Medical errors generally occur not from one person’s mistake but from failures of systems and processes. Since 2005, Indiana health care facilities have been required to report events as a way to increase awareness of patient safety issues and improve care. In the five years since reporting began, pressure ulcers have been the most persistent problem, and the numbers are up in this category for 2010. The number of falls resulting in death or serious disability was up considerably, from 8 in 2008 and 2009 to 17 in 2010. We have explored in previous writings how biological systems and human physiology can model elegant solutions for the design and operation of complex hospital buildings, suggesting ideas for non-disruptive alarm signals, mechanical systems monitored by information technology to increase patient safety, and heating and cooling layouts that conserve energy.
Another essential component of safe patient care is prompt reporting of medical errors, errors that may or may not have actually harmed the patient. Despite both mandated and voluntary reporting protocols, finding accurate data on the number and cost of medical errors is almost impossible. Clinicians avoid reporting errors because they fear damage to their reputation and career, as well as litigation, or they lack training on how best to handle these difficult conversations. Can mammalian physiology model a solution to this cultural and behavioral problem universal in healthcare? The kidney is a remarkable organ, responsible for both filtering soluble waste products from our blood and for maintaining a strict fluid and chemical environment in order for us to survive. If your hospital or institution has already embarked on creating a protected zone where errors can be revealed and understood for improved patient safety, please share your ideas below so others can join you in this work. Shocking but true, a new study led by researchers at the Johns Hopkins University School of Medicine suggests that routine medical errors are third on the list of leading causes of death in the United States, surpassed only by heart disease and cancer. Unfortunately, many of these errors go unreported and those responsible are rarely held accountable. These reports were analyzed to classify the events by node, related processes, possible causes, and contributing factors and to detect trends and noteworthy cases.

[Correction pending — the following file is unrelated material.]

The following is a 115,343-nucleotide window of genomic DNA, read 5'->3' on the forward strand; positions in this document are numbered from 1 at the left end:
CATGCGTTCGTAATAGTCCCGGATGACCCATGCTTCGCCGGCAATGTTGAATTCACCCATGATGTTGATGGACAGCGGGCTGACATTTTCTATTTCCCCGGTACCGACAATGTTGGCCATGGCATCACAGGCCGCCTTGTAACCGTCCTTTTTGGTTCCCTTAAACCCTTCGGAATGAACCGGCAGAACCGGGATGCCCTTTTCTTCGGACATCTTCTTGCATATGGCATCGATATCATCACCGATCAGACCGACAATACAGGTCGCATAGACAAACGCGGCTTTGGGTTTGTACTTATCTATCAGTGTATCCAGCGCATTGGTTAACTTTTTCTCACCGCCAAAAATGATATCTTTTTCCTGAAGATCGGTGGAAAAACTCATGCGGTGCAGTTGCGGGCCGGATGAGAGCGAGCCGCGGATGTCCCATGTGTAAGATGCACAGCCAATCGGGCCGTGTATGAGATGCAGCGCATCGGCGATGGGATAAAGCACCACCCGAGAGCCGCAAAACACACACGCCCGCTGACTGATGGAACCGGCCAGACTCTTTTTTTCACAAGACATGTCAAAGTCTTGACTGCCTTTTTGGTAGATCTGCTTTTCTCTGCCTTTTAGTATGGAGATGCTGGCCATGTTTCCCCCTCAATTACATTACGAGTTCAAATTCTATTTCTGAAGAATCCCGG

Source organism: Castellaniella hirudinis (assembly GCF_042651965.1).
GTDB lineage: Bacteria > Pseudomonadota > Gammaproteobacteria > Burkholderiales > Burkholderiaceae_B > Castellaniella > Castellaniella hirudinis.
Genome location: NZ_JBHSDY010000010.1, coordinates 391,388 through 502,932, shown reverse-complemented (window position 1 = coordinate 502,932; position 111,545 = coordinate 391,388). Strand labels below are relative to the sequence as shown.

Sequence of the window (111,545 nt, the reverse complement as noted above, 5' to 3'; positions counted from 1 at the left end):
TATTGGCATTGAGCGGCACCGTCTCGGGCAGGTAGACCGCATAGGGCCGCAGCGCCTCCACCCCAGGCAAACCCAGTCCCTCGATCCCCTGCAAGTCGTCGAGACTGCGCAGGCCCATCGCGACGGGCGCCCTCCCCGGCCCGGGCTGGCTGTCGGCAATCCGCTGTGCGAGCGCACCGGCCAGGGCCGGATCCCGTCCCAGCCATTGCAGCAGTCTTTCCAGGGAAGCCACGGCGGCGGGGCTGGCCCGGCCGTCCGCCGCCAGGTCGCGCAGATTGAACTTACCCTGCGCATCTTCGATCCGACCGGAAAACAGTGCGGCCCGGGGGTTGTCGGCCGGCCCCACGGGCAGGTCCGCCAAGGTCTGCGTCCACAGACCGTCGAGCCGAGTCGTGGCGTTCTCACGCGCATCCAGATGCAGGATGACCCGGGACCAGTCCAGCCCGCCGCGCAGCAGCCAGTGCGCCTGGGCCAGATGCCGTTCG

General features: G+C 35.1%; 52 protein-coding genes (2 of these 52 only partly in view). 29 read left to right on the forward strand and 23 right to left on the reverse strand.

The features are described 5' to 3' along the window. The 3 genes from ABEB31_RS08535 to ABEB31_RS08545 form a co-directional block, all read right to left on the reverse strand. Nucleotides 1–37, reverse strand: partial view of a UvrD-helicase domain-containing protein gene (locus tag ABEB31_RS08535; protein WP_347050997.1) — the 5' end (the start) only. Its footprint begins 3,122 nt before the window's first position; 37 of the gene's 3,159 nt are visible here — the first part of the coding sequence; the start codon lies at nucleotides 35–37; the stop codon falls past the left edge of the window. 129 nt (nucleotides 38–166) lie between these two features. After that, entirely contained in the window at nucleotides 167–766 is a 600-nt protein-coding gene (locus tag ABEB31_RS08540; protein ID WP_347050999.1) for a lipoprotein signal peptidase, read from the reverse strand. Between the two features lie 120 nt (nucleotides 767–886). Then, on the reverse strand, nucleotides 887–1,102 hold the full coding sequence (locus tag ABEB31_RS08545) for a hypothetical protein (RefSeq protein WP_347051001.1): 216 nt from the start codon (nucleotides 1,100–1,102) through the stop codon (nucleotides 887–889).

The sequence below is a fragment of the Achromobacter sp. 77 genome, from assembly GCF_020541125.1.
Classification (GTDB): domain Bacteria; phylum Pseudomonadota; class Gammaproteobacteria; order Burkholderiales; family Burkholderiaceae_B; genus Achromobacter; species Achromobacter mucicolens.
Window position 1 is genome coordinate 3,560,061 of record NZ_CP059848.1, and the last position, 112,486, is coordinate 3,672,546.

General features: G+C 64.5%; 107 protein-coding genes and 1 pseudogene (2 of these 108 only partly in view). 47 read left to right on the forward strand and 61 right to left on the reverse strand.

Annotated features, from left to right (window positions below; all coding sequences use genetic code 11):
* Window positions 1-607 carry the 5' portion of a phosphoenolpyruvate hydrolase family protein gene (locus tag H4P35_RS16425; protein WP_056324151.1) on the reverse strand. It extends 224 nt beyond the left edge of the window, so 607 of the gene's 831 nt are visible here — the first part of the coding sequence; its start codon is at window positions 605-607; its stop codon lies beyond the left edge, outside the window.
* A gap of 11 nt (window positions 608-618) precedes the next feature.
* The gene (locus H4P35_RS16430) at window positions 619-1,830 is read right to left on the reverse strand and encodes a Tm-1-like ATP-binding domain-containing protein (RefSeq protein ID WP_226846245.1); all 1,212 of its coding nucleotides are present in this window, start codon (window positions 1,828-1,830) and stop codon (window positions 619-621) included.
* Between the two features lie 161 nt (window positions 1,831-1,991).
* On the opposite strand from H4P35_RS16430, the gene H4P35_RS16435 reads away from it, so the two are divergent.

As humans we are always susceptible to make errors, but understanding why we make them will help us design systems that decrease the chances of such errors to happen.